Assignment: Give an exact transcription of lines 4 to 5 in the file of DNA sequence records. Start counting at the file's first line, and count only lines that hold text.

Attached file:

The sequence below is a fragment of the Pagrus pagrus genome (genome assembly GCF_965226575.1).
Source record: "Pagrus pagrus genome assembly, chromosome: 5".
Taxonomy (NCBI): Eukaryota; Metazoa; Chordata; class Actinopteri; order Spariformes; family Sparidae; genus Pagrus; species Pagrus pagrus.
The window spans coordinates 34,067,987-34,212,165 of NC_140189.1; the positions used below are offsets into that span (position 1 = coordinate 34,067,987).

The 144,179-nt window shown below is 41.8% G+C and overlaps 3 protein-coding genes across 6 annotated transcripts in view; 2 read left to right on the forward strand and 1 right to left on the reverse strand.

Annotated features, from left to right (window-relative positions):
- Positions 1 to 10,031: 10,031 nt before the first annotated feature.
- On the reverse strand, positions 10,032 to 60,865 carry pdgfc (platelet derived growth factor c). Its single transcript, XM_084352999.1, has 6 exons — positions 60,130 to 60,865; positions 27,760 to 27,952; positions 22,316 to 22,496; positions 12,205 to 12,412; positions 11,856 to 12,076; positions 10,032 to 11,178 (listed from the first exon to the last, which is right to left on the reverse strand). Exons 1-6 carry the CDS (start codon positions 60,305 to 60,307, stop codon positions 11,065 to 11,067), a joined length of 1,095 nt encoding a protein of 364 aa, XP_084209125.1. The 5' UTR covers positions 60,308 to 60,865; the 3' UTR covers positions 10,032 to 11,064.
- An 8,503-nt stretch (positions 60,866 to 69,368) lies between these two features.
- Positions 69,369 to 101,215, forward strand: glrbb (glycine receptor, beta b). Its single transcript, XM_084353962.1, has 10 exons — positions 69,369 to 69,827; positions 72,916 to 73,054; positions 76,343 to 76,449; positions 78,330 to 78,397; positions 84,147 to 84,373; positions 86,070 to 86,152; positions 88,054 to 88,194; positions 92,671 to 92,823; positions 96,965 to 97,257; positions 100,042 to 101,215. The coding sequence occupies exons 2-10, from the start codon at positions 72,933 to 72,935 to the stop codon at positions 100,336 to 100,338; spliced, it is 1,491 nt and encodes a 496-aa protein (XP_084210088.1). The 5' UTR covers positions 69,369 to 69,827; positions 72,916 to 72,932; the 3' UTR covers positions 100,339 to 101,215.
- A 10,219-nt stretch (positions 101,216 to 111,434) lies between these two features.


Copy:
The window spans coordinates 34,067,987-34,212,165 of NC_140189.1; the positions used below are offsets into that span (position 1 = coordinate 34,067,987).

The 144,179-nt window shown below is 41.8% G+C and overlaps 3 protein-coding genes across 6 annotated transcripts in view; 2 read left to right on the forward strand and 1 right to left on the reverse strand.